2 1/2 tablespoons sugar
1/4 tablespoon fresh ground black pepper
1/4 tablespoon onion powder
1/4 tablespoon garlic powder
pinch of chili powder
pinch of cayenne pepper
1/2 tablespoon lemon juice
1/2 tablespoon Worcestershire sauce

In a large saucepan, combine all ingredients. Bring mixture to a boil, reduce heat to simmer. Cooked uncovered, stirring frequently, for 2 hours. You can make this ahead of time and refrigerate.

1/2 tablespoon olive oil
1 1/2 cups bell pepper, chopped (mixed colors or all one color)
1 small yellow onion
2 cups Neely's BBQ sauce (recipe above)
8 ounces chicken, cooked and chopped into bite-size pieces
8 ounces whole wheat spaghetti

In a large skillet, heat olive oil over medium heat. Saute the pepper and onion, until softened for 1 to 2 minutes. Add the premade BBQ sauce and bring to a boil. Reduce the heat to a low simmer and add the chicken.

Meanwhile, fill a large pot with water and bring to boil. Season liberally with salt and add spaghetti. Cook until al dente and drain. Toss spaghetti with sauce.

Yields 4 servings.

WW info:
flex - 7 point per serving
core - 1 point per serving (for the sugar)

Wednesday, February 20, 2008

Sweet Potato Chicken Quesadillas

I like Rachael Ray. I know I'm in the minority in most cooking circles, but I like her ideas. I don't like watching her on TV (her abundance of enthusiasm is sometimes like nails on a chalkboard to me) but I love her magazine! I found this idea in there, but I can't even credit her with the idea since it was a recipe submitted a the reader (Sarah Ellis of Columbus, OH...good job!). I tweaked it slightly (the original recipe called for black beans, but it seemed a waste to open a can for just me since my husband doesn't like them....but you should toss them in if you like them).

1 large chicken breast (about 5-6 ounces)
1 teaspoon Southwestern seasoning (like Emeril's)
non-stick cooking spray
1 sweet potato, peeled and cubed
4 whole-wheat, low carb wraps (like Cedar's)
1 cup fat-free shredded cheddar cheese

Rub seasoning into chicken. Spray a skillet with cooking spray place over medium heat. Cook chicken until brown and cooked through. Remove from heat and set aside to cool. Chop cooled chicken into small pieces.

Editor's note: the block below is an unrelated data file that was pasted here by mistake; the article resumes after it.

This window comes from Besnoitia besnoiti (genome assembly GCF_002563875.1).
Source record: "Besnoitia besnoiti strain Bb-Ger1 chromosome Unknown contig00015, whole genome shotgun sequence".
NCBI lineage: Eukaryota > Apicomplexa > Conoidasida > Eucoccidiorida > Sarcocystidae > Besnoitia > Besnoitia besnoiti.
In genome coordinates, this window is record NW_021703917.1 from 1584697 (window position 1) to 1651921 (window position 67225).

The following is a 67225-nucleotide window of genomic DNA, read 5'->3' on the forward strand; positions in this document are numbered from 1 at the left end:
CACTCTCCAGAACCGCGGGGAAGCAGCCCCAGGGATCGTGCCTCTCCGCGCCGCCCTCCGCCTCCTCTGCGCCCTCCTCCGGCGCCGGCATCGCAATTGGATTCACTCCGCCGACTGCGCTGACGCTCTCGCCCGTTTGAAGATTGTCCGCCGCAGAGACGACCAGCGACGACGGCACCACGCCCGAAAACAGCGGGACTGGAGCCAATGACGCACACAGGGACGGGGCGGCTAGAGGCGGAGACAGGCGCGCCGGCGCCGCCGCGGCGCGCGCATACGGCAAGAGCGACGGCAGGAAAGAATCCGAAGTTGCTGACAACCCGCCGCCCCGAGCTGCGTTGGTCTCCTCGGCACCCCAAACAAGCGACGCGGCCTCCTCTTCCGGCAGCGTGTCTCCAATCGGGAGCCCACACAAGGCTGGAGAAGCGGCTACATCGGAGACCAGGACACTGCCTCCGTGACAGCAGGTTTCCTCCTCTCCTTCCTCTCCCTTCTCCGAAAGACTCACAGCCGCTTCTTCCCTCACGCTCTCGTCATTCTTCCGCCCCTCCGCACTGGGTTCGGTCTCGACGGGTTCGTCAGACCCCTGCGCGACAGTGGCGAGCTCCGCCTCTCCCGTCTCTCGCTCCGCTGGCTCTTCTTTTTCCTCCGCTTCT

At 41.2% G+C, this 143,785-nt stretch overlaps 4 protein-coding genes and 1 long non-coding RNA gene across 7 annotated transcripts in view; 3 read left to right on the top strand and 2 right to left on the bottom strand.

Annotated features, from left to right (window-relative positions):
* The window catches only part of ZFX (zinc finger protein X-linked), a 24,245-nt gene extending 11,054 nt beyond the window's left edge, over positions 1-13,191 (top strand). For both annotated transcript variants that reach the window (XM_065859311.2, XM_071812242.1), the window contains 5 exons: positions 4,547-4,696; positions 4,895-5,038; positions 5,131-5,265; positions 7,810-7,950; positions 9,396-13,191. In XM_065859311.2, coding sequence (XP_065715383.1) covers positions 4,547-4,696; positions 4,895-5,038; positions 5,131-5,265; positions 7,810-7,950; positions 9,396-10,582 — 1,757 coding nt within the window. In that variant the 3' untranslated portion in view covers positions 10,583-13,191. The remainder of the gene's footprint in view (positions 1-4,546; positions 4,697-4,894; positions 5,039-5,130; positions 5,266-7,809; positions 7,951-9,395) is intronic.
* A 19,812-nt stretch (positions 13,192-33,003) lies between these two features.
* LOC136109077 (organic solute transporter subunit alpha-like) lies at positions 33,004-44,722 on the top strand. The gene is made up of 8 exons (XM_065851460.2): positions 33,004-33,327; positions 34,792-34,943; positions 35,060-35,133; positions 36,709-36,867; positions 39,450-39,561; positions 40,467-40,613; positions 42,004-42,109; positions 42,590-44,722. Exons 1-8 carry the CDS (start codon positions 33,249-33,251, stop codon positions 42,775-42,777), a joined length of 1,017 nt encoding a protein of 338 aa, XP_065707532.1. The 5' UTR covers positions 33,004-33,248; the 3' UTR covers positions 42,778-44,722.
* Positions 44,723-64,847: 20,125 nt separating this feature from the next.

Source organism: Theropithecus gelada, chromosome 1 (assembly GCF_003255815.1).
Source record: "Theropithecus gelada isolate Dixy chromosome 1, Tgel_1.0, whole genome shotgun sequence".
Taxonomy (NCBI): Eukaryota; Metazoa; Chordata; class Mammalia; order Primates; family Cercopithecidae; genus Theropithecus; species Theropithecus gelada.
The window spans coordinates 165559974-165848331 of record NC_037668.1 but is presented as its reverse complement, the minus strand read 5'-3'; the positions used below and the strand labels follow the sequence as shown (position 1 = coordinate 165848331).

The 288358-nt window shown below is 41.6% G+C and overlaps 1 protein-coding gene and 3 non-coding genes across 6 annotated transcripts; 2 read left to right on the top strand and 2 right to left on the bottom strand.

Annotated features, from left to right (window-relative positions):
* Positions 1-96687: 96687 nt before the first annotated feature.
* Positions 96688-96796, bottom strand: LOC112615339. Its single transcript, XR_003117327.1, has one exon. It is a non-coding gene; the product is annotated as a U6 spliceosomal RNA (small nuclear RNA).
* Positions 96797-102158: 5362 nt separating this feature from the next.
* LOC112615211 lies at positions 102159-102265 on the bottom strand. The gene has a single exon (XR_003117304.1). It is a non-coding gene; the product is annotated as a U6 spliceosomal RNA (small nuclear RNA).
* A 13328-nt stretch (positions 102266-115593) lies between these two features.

In a pot of boiling water, cook the sweet potato until soft, about 10 minutes. Drain, return to the pot, and mash. Spread the potato mash over 2 wraps. Top each with half the chicken, half the cheese and a second wrap.

Heat a skillet over a high heat (or a panini press or Foreman grill). Cook each quesadilla until cheese is melted, about 4 minutes. Serve with salsa.

Yields 2 servings.

WW info: (if using the wraps described above) core - 2 points flex - 7 points

Tuesday, February 19, 2008


OK! I've been tagged by about 10 people and I was trying to avoid it but now I feel bad. So here are my five fun foodie fashionista facts (say that 5 times fast!). And not to be a Debbie Downer, but I'm ending the line here. I can't think of anyone to tag since everyone has been tagged like 100 times already.

1. I have made a vow to seek out farmers markets in my area come this summer. There is an Amish farm stand down the road from our house which is as close as they get out by us, but I am determined to buy more local and organic produce.

2. I am the BBQer in my house. And I'm OK with that. I love to cook and I love grilling. And I really can't deal with my husband asking every 2 minutes, "Is this done yet?"

3. When we moved into our house 2 years ago, we didn't flatten any of the moving boxes we used. We just piled them up in the basement. We have mountain of boxes thats about 10 feet wide and 5 feet tall. But at least we're ready for the next time we move!

4. I'm secretly loving that Mylie Cyrus song thats on the radio right now. I can't get it out of my head.

5. I'm going to Alaska in May! We just booked our trip this past week. I'm so excited!

Saturday, February 16, 2008

Master Baker Challenge: Cinnamon Raisin Bread

My first blog event outside of my comfort zone! The ingredient du jour was cinnamon and I have been staring at a canister of raisins in my pantry for weeks trying to figure out what to do with them other than oatmeal raisin cookies or just eating a handful of them.

This is only my 3rd experience with yeast but my 1st successful one. It smelled amazing while it was baking and it tastes even better! My husband usually gets angry when he sees me baking something that doesn't involve chocolate, but I saw the twinkle in his eye when it bit into the first slice, warm out of the oven.

P.S. I was hoping for a swirl in the middle but I'll work on that for next time. I think the dough just swallowed up my sprinkle of cinnamon. Oh well. It still tastes amazing.

Thanks to Nikki at CrazyDelicious for organizing this blogging challenge. I can't wait for the next one!

1 cup raisins
1 cup plus 2 tablespoons fat-free milk
2 1/2 tablespoons unsalted butter
3 cups bread flour, divided
1/4 cup packed brown sugar
1 1/2 tablespoons ground cinnamon, divided
3/4 teaspoon salt
1 package dry yeast (about 2 1/4 teaspoons)
2 large eggs, lightly beaten
non-stick cooking spray

Place raisins in a small saucepan, and cover with water; bring to a boil. Remove from heat; cover and let stand 15 minutes. Drain well.

Heat milk over low heat in a small, heavy saucepan to between 100° and 110°; remove from heat. Add butter to pan; stir until butter melts.

Lightly spoon flour into dry measuring cups, and level with a knife. Combine 2 3/4 cups flour, brown sugar, 3/4 tablespoons cinnamon, salt, and yeast in a large bowl, stirring with a whisk. Add warm milk mixture and eggs to flour mixture, and stir until a soft dough forms. Add raisins. Turn dough out onto a lightly floured surface. Knead until smooth and elastic (about 8 minutes); add enough of remaining flour, 1 tablespoon at a time, to prevent dough from sticking to hands (dough will feel tacky). (I did all of the mixing in my stand mixer with a dough hook at low speed, scraping the sides of the bowl down every 2 minutes.)